Robert Greenberg's How to Listen to Great Music is a fascinating guide to and history of what is commonly known as "classical music". More correctly known as "music of the common practice" or "Composed music", Greenberg offers an overview of the development of great music. The book is clearly written for average readers, and he clearly explains terminology necessary to understand music. Greenberg convincingly demonstrates that an understanding of the context and meaning of great compositions hel Robert Greenberg's How to Listen to Great Music is a fascinating guide to and history of what is commonly known as "classical music". More correctly known as "music of the common practice" or "Composed music", Greenberg offers an overview of the development of great music. The book is clearly written for average readers, and he clearly explains terminology necessary to understand music. Greenberg convincingly demonstrates that an understanding of the context and meaning of great compositions helps listeners have a greater love for pieces of music. Greenberg's tour begins with religious chants of the middle ages known as plainchants. As the late middle ages gave way to the renaissance, individual composers within churches began to play a bigger role in crafting unique chants. It was in the late middle ages that individual composers were first recognised. In the late middle ages churches specifically searched for talented chant composers. From here, Greenberg provides the reader a tour through renaissance era baroque music, with its complicated and intricate patterns, into the beautiful symmetry and simplicity of enlightenment music. From there he takes us through the growing individualism of composers and the romantic era. Greenberg explains how the intense focus on individuality and unique music, led to a celebration of regional and national difference and tied into 19th-century nationalism. He finishes his tour by taking us through impressionism, modernism and the end of the "common practice." Greenberg lucidly demonstrates that music is intimately connected to history. Baroque fascination with intricacy, rooted very much in 16th and early 17th-century European culture, directly influenced the music of the era. The enlightenment championing of cosmopolitanism, humanism and the universality of human experience produced music that emphasized beauty, simplicity and human universality. The increased focused on individualism took route in musical culture as well as romantic-era composers infused their own personalities and cultures into their music. Eventually, this move towards individual focus led composers to question common assumptions and produced ever more esoteric music, attempting to capture specific feelings or moments in time. This tied into the impressionistic art movement and produced a unique musical form. Finally in the modern era musicians eventually abandoned the common practice as technology rendered much of the tradition unnecessary to the creation of music. Greenberg demonstrates that musical development was intimately connected to technological development. Music was a response to the technology that existed at the time, and musicians have always been creative and interested in harnessing new technologies. Fascinatingly Greenberg demonstrates is the way that music ties into culture and language. The Germanic language allowed for a very different type of opera than the Italian language. French music had a different characteristic from Germanic music. Language fundamentally shaped music, and music helped influence the development of language and culture. Whatever one thinks of Wagner, his music powerfully shaped modern Germany and Europe. There is so much that readers can learn about music history in this book. Composers of the common practice were superstars of their day. The staid and classy atmosphere of modern orchestral concerts bears no resemblance to the raucous nature of concerts in the 18th and 19th century. Many of the most famous composers were every bit as arrogant and troubled as today's popular music divas. Greenberg convincingly argues that opera is probably the most important musical form ever developed, or certainly the most influential musical form. Modern day popular music was shaped by opera. And the development of operas was key to all other developments in composed music. It is fascinating to read how much of our culture of music listening stemmed from popular Italian opera culture. Reading the book helps us understand how Johann Sebastien Bach is a great exemplar of Baroque intricacy, how the symphonies of Joseph Haydn and works of Mozart typify the grace of the Enlightenment era "classical" music, how Beethoven's music was a bridge between the Classical and Romantic eras and how the pieces of Schoenberg and Liszt exemplify the impressionistic culture of late 19th and early 20th century. The book is based on Greenberg's popular "Great Courses" program about music. Every chapter of the book offers at least one in-depth study of a particular piece of music. I can't help but wish that I had listened to the course instead, and that is probably a better way to grasp this material. Still, the book is lucidly written, and a great way for lovers of music to develop a greater appreciation for great music and its importance to our lives.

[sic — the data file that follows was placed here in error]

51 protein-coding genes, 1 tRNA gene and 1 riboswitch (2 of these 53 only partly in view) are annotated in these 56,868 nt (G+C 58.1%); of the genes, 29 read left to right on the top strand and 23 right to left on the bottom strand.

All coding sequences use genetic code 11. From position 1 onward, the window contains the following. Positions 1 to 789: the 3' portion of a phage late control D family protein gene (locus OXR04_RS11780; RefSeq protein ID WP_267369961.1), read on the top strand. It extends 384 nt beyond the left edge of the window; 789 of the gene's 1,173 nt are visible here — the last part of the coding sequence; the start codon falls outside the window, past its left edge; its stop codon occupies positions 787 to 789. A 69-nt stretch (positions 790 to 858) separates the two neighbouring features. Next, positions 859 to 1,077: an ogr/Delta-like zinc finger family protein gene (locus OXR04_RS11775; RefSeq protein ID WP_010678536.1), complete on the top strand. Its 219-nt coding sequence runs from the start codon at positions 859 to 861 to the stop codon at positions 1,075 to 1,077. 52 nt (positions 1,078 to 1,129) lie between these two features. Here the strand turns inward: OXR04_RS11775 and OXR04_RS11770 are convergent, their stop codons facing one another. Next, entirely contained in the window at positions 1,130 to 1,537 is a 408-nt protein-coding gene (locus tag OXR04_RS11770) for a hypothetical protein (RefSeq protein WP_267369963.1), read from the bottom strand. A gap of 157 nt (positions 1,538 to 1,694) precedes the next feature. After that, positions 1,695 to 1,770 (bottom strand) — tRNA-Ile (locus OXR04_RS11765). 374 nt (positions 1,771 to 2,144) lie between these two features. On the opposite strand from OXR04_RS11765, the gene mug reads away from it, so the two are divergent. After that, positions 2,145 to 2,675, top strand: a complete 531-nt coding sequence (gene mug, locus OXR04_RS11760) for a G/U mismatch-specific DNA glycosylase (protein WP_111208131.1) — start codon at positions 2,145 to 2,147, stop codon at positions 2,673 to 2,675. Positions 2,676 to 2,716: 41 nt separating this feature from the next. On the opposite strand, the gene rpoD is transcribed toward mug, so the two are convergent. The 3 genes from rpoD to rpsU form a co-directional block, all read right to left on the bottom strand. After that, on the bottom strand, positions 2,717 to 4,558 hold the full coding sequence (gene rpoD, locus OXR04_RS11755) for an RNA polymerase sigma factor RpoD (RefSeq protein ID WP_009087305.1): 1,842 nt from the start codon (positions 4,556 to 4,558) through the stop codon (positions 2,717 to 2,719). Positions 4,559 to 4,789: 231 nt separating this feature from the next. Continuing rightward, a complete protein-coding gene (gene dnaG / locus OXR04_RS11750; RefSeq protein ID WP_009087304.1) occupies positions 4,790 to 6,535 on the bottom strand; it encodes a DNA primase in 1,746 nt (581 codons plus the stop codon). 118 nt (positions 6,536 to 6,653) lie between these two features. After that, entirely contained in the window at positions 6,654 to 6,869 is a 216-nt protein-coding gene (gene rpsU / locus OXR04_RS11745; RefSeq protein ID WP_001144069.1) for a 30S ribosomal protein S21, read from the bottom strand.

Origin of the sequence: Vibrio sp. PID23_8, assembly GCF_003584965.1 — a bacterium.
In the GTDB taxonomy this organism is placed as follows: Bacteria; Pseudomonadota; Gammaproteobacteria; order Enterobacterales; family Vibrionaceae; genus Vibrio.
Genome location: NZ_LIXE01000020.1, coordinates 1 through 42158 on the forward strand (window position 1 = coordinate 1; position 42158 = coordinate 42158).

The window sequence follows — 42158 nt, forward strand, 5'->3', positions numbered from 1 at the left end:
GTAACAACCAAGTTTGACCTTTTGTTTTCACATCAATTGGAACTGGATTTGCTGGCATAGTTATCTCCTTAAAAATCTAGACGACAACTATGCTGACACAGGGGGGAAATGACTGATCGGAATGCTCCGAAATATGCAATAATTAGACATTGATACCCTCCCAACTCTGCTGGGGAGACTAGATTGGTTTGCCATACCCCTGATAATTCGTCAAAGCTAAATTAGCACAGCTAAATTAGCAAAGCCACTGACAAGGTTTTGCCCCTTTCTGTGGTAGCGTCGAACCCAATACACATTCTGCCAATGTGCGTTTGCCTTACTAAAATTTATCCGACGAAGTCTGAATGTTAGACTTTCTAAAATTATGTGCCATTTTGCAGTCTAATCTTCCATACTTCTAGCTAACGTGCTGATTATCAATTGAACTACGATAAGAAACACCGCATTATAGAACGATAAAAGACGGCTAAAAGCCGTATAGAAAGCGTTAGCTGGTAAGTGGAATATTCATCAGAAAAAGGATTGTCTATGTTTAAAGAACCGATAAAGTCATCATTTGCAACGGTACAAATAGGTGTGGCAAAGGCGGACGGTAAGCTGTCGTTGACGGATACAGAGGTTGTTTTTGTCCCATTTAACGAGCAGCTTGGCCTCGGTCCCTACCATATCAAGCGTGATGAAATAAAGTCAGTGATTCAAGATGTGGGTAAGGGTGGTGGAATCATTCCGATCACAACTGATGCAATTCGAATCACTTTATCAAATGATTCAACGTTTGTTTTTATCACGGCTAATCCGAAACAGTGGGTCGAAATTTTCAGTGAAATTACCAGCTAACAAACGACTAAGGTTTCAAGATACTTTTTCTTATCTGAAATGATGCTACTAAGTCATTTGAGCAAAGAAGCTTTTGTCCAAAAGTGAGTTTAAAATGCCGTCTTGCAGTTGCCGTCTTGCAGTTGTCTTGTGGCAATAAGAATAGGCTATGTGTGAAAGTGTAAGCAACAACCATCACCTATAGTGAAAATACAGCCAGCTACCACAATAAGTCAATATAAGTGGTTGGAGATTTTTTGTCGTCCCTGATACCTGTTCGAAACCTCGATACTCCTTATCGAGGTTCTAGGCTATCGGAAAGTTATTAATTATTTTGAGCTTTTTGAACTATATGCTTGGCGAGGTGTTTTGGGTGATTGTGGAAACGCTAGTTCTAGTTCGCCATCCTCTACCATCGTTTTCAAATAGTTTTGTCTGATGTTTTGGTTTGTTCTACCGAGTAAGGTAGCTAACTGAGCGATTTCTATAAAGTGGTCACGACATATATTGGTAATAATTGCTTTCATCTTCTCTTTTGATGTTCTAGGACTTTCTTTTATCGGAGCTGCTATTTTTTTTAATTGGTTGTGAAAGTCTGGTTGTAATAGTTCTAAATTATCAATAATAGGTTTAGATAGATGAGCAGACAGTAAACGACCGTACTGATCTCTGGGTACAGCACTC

16. 5 out of 5